Meet Me in a Minute: Sydryl Denila


By Thea Gonzales


How many seniors does it take to parallel park a car? According to senior Sydryl Denila, three: one to shout “TURN THE WHEEL” several times, one unlicensed driver to make sure that the car doesn’t hit anything, and one tired driver that eventually lets the first one park for her. To many others, this may seem like a major inconvenience; for Denila, it is just another story that she can add to her collection of adventures with friends.

As an amateur film maker and photographer, Denila spends her time shooting photos and creating videos that she displays on her YouTube channel, TheStartSed. This creativity manifests itself in every aspect of her life: her keen eye and ambition toward making art allows her to find beauty where most wouldn’t look.

“I have this weird fascination about old things. You can see– everything in my room is pretty much hand-me-downs. That clock? I found it in a trash can, I dried it off, and I fixed it with my dad. People think that throwing away stuff– perfectly good stuff; if there’s a scratch, you can just paint over it– is just fine. I also find happiness thrift shopping. At first, when I moved here, I thought that thrift stores were for people with low income, and then I started realizing that when you go thrift shopping, you can find something awesome: something unique that people take for granted and just throw away,” Denila said.

Though she transferred to Niles West from a high school in Chicago (and previously, Ilo Ilo National High School for the Arts in the Philippines), she has been able to branch out in her two years here and find a community of people who understand and encourage her passion for making films.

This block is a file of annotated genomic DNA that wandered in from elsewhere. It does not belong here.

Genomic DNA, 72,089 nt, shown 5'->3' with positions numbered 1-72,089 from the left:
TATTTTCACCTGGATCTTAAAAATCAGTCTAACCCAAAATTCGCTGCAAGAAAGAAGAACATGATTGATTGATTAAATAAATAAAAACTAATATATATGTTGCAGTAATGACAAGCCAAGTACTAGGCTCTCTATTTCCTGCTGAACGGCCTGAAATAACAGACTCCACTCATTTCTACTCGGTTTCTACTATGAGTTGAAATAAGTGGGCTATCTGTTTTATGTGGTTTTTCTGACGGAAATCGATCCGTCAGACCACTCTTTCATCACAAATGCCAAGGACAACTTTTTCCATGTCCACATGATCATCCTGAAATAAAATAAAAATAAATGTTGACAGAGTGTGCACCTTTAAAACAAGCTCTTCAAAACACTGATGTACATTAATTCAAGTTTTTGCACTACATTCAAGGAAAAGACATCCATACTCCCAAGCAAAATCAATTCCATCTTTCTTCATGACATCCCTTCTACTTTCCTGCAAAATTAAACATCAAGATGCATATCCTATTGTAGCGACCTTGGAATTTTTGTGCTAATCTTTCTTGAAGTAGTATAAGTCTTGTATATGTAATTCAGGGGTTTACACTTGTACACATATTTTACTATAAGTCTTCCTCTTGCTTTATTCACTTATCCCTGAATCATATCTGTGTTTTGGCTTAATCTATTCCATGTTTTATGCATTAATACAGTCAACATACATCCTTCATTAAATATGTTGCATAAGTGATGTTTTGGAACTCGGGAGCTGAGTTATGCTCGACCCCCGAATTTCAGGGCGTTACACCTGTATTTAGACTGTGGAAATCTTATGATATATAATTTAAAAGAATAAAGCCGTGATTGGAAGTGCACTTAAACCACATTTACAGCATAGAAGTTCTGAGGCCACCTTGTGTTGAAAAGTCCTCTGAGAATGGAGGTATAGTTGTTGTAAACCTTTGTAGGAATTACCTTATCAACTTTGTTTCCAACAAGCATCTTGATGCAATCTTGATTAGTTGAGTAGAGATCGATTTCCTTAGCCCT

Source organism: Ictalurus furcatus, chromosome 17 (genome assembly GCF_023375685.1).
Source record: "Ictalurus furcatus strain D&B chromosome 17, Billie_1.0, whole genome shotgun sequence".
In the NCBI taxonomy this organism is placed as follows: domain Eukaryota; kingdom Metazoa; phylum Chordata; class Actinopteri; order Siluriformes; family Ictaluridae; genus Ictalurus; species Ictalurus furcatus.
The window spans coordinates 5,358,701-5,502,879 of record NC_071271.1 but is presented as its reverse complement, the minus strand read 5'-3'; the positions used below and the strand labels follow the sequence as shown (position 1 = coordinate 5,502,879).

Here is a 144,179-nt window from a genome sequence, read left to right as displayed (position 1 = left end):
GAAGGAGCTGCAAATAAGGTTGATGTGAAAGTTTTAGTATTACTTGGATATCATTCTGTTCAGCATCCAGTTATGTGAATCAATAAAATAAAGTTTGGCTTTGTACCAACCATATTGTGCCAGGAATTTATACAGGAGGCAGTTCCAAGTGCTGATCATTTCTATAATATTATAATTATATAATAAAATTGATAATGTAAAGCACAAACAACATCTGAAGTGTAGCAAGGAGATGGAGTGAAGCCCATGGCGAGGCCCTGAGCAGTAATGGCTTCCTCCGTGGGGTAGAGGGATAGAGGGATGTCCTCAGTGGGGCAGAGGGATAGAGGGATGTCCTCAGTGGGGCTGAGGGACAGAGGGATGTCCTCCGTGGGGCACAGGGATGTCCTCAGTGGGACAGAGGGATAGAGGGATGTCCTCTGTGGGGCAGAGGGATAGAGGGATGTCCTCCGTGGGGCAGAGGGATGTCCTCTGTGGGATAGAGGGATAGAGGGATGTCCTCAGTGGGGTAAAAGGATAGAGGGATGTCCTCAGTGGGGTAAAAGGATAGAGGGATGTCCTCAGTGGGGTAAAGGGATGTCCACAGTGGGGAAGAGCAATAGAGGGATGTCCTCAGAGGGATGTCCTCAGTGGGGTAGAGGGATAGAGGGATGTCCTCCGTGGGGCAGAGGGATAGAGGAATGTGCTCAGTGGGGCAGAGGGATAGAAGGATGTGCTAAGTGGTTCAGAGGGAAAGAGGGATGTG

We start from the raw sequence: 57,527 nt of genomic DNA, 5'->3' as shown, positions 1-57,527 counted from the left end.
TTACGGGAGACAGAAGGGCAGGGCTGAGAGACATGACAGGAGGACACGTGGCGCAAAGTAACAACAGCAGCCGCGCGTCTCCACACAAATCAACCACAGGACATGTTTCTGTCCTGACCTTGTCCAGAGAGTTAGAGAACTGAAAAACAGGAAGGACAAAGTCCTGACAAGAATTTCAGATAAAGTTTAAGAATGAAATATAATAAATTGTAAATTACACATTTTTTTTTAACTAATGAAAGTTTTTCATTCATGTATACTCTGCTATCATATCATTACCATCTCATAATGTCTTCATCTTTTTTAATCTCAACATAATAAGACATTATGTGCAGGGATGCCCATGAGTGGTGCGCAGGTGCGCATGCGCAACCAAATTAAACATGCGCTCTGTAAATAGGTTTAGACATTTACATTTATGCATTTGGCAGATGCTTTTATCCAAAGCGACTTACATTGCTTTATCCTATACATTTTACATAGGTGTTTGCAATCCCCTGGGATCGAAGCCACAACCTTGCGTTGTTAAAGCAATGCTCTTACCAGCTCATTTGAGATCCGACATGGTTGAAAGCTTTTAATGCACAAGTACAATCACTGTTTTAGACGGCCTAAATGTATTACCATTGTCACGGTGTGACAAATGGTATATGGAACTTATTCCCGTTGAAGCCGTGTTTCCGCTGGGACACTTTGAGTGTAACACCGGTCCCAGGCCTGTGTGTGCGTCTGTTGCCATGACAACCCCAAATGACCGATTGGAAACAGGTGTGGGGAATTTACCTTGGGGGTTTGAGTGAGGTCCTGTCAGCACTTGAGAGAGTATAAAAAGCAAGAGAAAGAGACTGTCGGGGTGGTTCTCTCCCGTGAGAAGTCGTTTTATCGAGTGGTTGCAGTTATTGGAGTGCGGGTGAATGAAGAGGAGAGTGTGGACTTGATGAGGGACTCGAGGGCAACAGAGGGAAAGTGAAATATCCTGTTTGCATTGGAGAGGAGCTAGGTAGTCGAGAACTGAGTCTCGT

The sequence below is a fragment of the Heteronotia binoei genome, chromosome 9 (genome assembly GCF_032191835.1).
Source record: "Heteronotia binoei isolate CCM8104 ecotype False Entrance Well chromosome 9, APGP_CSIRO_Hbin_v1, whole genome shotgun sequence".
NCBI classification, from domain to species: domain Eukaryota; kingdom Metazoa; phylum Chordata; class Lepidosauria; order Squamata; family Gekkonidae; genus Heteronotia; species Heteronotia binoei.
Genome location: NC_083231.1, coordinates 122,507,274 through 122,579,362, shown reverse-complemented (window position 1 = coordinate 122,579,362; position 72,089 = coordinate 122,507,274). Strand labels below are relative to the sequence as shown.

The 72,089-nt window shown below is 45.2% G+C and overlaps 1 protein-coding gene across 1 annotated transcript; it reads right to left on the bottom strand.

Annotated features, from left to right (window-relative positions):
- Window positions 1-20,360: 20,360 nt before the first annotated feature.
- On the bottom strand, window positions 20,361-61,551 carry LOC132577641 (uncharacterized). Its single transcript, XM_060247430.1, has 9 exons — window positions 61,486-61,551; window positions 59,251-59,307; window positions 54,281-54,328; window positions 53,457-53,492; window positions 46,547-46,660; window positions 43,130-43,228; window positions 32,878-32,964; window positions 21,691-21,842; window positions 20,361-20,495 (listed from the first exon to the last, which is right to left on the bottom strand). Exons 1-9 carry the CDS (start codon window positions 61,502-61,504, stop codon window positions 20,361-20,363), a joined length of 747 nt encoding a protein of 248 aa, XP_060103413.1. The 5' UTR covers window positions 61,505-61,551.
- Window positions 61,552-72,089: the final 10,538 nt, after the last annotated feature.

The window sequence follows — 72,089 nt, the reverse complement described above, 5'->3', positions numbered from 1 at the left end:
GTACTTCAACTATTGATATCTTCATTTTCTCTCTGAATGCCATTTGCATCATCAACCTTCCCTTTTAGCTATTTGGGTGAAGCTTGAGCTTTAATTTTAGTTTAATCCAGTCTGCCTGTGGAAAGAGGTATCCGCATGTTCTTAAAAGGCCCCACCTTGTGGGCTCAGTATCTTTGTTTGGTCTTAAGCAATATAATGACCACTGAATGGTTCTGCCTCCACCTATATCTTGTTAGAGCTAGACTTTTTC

“What makes me happy is anything related to art and music. I realized that I have a love for photography, videography, and film making. The first time I moved to the U.S., I said that I wanted to keep making films. One of the reasons I keep going is because of my parents believing in me, my sister, my friends always telling me to never stop making films. I love having that supportive group of people,” Denila said.

Denila behind-the-scenes of a music video pre-production.

Finding encouragement as an amateur artist can be daunting, especially when coming to high school without the connections made in middle school. However, Denila has found a strong circle of friends that not only appreciates her talent but wants to be a part of her projects.

“I met Sydryl in my algebra II class. She’s so nice and easy to talk to. Also, she’s extremely creative and is constantly creating new things and working on new projects. She is also extremely ambitious and has lots of plans and ideas and creations that she wants to make. She’s also very funny and loves to have fun and is always up for an adventure. She helped us film our APES project videos, and it’s always really enjoyable to be a part of her ideas,” senior Lily Matteson said.

Denila’s ambition and creativity have also inspired her sister, who also has her own YouTube channel.

“One thing about her that people don’t know when they see her is that she’s a deep thinker. She always analyzes things before she gives out her opinion, and she inspires me by the way she always proves the people around her wrong. She knows what she’s capable of, and she’s not afraid of showing people that. She also inspires me by the way she just doesn’t care about what people think. She just does her own thing without caring what people think, which I love about her,” sophomore Gian Denila said.

On Denila’s desk are two plastic jars of money: one labeled “equipment” and another labeled “adventures.” Though the next year brings with it the uncertainty of a future without high school’s safety net, Denila is ready for all of the exploring she has to do.

“What’s kept me going is the love for film making. Even if people tell me they’re not that great, I look at myself in the mirror every morning and ask, ‘Is it worth it to keep going? Is it worth it to keep making films for nothing?’ I’m not getting paid, not getting popular for it — you see this 18 year old kid the same age as me making it big with 35,000 followers or 1 million followers… it’s not about the followers. It’s about showing people your creative side. You have to accept that everybody is learning something. One year from now, all I can tell you is that I’ll keep making films, and I’ll never stop making films,” Denila said.

Video originally found on Denila’s Youtube channel TheStartofSed.